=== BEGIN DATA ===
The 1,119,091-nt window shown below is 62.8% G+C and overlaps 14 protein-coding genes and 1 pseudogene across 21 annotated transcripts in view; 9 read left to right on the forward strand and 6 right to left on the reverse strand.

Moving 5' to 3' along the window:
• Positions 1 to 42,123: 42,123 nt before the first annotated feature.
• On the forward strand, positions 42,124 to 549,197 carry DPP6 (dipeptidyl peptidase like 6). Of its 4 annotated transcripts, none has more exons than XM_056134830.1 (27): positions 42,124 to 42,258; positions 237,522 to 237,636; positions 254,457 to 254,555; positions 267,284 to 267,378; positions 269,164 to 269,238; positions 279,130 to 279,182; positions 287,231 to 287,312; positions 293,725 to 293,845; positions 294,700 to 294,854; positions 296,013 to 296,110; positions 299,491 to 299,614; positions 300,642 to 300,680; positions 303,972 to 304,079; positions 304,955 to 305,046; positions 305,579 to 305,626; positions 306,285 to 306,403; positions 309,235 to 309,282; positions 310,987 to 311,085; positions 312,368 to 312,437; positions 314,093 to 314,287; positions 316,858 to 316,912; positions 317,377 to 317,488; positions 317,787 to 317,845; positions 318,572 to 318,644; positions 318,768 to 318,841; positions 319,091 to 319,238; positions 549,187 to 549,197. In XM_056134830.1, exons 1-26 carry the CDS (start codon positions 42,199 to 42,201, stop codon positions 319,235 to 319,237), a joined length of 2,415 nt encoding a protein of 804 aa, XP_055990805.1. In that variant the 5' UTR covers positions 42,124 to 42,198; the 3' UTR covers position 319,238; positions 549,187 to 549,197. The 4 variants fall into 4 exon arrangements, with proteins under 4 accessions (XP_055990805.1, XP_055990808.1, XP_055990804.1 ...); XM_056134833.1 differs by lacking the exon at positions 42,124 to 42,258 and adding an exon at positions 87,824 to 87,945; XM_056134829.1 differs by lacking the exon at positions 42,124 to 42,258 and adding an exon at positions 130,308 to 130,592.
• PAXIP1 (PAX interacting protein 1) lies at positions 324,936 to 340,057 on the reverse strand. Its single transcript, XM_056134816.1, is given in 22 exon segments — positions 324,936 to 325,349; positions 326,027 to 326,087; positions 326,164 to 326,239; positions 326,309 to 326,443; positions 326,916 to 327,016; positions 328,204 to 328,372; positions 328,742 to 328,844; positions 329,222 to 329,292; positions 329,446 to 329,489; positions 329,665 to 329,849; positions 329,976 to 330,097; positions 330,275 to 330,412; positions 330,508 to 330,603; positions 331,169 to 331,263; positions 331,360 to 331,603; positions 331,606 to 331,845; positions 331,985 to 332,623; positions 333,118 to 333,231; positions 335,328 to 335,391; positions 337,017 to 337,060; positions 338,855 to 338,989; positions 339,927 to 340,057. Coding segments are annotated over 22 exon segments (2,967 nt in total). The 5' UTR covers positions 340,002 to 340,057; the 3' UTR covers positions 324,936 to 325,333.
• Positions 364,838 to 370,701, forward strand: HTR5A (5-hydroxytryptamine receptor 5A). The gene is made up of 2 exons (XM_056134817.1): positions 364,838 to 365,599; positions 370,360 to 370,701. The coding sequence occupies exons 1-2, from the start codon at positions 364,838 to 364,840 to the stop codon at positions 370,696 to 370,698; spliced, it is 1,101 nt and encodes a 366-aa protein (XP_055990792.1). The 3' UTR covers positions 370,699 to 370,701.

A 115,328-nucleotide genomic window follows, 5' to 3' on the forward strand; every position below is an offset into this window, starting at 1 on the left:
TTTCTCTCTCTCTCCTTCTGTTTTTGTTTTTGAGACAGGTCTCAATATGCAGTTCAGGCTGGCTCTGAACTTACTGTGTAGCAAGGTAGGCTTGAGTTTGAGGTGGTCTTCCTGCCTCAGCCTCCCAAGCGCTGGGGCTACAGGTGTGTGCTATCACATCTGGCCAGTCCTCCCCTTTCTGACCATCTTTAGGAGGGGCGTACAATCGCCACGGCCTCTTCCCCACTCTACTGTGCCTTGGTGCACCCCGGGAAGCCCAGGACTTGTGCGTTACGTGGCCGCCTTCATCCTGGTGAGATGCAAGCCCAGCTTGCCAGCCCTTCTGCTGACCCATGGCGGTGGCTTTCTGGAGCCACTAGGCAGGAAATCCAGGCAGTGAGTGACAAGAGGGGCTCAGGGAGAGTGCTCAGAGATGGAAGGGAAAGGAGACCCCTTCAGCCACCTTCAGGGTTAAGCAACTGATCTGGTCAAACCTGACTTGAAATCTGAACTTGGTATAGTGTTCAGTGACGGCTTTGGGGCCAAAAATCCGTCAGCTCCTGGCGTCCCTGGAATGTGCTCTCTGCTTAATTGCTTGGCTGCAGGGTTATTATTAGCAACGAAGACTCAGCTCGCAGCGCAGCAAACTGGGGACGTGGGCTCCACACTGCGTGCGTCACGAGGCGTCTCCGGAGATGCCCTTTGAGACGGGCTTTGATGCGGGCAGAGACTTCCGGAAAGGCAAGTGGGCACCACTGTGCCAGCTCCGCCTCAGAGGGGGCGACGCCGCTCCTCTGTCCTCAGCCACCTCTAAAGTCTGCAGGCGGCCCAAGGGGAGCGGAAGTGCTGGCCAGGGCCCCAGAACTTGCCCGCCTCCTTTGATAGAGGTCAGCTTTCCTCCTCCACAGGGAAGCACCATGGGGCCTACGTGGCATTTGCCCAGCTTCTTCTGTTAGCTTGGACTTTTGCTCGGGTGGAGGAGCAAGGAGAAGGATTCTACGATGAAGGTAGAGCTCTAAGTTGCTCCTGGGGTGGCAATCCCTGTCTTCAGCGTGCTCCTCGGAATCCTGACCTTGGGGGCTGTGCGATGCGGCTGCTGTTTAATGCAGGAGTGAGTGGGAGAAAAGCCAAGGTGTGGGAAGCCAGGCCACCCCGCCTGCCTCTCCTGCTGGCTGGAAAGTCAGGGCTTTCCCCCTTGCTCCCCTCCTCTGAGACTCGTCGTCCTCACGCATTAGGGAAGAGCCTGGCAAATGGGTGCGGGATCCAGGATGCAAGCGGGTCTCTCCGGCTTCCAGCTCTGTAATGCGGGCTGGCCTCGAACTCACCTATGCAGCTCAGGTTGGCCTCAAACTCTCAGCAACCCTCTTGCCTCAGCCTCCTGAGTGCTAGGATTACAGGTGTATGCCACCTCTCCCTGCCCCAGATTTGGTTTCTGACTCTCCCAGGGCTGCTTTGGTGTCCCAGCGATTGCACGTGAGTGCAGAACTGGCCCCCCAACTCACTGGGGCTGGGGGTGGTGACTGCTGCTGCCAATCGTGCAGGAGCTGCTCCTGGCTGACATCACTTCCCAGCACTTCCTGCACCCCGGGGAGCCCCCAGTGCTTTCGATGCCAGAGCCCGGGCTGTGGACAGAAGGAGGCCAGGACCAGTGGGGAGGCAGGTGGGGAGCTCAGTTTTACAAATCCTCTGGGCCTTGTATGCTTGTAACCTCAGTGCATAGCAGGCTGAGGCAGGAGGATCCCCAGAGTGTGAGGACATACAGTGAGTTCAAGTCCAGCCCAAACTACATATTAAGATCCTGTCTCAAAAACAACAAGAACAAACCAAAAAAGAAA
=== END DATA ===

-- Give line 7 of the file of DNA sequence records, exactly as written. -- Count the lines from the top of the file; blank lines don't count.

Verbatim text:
A 115,328-nucleotide genomic window follows, 5' to 3' on the forward strand; every position below is an offset into this window, starting at 1 on the left: